Samsung NEXT President David Eun discussed tech innovation, artificial intelligence and how Samsung is staying competitive at Collision.
The celebrity-packed Collision Conference takes place this week in Toronto from May 20 to 23, and the Investing News Network has been there covering the show.
Noteworthy attendees include Prime Minister Justin Trudeau, Seth Rogen, Shopify (TSX:SHOP) Founder Tobias Lutke, Joseph Gordon-Levitt and Kara Swisher, editor of Recode.
On Tuesday (May 21), David Eun, chief innovation officer and president of Samsung (KRX:005930) NEXT, spoke about how the corporation stays competitive, its investment in artificial intelligence (AI) and 5G and how tech is changing consumer behavior.
Partnering with innovators to stay competitive
“If you don’t innovate and move forward, if you’re standing still, you will fail,” Eun remarked in regards to Samsung’s strategy to stay competitive amongst smaller, more agile companies.
Eun explained that Samsung NEXT aims to partner with entrepreneurs who are creating innovative solutions that impact businesses and consumers. The company is composed of teams focused on venture capital, mergers and acquisitions, business and development and product development.
“The dilemma is, especially with the bigger companies and with the successful companies, oftentimes what has made them successful, what is at the core of what (they) do, can become so big it can become a blind spot to what’s around the corner, where the growth opportunities are,” said Eun.
Major investments in AI and 5G
Samsung NEXT is tracking a number of different technology trends, and one core example is AI. Within the next three years, Samsung is investing US$22 billion into AI and 5G.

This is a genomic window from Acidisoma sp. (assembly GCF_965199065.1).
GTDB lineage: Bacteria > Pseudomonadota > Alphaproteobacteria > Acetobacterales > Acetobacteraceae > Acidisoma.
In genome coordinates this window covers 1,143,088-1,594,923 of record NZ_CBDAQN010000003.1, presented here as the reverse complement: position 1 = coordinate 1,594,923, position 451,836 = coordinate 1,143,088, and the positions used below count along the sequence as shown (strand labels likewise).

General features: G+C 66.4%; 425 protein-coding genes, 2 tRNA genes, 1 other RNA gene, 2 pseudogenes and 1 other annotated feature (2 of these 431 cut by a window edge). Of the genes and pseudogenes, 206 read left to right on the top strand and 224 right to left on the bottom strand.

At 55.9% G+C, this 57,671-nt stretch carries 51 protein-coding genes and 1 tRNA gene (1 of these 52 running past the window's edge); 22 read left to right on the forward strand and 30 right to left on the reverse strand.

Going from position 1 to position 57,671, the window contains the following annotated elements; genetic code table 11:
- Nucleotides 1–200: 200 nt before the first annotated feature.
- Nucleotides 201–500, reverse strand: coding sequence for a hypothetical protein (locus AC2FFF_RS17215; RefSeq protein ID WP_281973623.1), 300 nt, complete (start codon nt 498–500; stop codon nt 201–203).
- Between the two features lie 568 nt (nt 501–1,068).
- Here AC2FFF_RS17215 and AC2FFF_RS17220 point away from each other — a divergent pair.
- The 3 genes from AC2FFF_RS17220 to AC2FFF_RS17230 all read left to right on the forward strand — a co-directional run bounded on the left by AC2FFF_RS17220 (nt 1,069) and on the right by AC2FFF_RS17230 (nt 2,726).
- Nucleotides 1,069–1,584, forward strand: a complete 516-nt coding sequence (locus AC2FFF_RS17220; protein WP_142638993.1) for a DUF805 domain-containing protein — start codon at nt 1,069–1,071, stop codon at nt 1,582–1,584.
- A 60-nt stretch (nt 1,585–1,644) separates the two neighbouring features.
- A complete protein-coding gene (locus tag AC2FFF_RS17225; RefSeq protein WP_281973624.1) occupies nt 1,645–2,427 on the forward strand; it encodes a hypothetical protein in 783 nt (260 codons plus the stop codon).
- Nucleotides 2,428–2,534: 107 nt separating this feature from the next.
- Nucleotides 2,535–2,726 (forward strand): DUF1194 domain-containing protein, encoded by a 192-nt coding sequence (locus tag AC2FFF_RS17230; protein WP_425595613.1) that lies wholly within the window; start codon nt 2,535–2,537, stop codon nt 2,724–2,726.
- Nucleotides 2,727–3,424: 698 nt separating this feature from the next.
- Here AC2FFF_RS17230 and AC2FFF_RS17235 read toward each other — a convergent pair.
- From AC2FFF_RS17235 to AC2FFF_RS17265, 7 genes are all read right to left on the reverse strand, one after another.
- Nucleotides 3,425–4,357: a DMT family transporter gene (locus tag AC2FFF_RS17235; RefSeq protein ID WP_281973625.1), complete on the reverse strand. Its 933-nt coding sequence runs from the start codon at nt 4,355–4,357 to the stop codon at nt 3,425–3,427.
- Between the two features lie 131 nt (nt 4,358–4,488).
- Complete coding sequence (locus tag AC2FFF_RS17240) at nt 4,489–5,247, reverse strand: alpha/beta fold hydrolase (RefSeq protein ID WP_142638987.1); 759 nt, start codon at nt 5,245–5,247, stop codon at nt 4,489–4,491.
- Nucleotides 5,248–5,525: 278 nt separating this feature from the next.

Fifth generation cellular wireless, or 5G, is a new generation of wireless capability with three primary features: faster speed, lower latency and the capacity to simultaneously connect to more devices.
Last year, Samsung created the QFund, which is focused specifically on early stage AI companies. It has invested in Israel- and San Francisco-based MissingLink, for example, which was founded in 2016.
“What they are doing is providing tools for developers to create more efficiency in the way they harness and work with AI data,” said Eun. This is significant for the AI space. Gathering tremendous volumes of data can be a lengthy and inconvenient process, as Eun further noted.
Harnessing changes in consumer behavior
Eun also spoke towards other trends he is seeing in consumer behavior and technology.
“Younger consumers are valuing experiences over things. And by experiences, I mean authentic, social experiences rather than purchasing transactional items,” said Eun. “It doesn’t mean that they won’t buy things, but the things are a means to a greater end.”
Insights from the marrying of digital and physical are applicable to consumers on a global scale.
Eun went on to discuss how research has shown that 80 percent of millennials anticipate that they will spend more money on experiences over purchasing things. Greater value is attached to social, authentic experiences, such as going out for dinner or getting together with friends, Eun noted.
“They are interesting because they are apparently social and more compelling. And what our research indicates is that when you have these kinds of memories, and these kinds of experiences, when you look back you are more (likely) to have positive association, it’s more closely linked with people’s sense of happiness,” said Eun.
To that end, behaviors have changed in terms of how products are consumed. Instead of purchasing music or movies outright, consumers are purchasing subscriptions to Spotify (NYSE:SPOT) and Netflix (NASDAQ:NFLX), Eun explained. Another example is that consumers are using Uber (NYSE:UBER) or Lyft (NASDAQ:LYFT) instead of driving.
Eun went on to talk about a startup that is essentially turning various services and activities into subscriptions. “The idea of owning things is receding and having access to things, the experience is more prominent,” he said.
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With files from Georgia Williams.
Securities Disclosure: I, Dorothy Neufeld, hold no direct investment interest in any company mentioned in this article.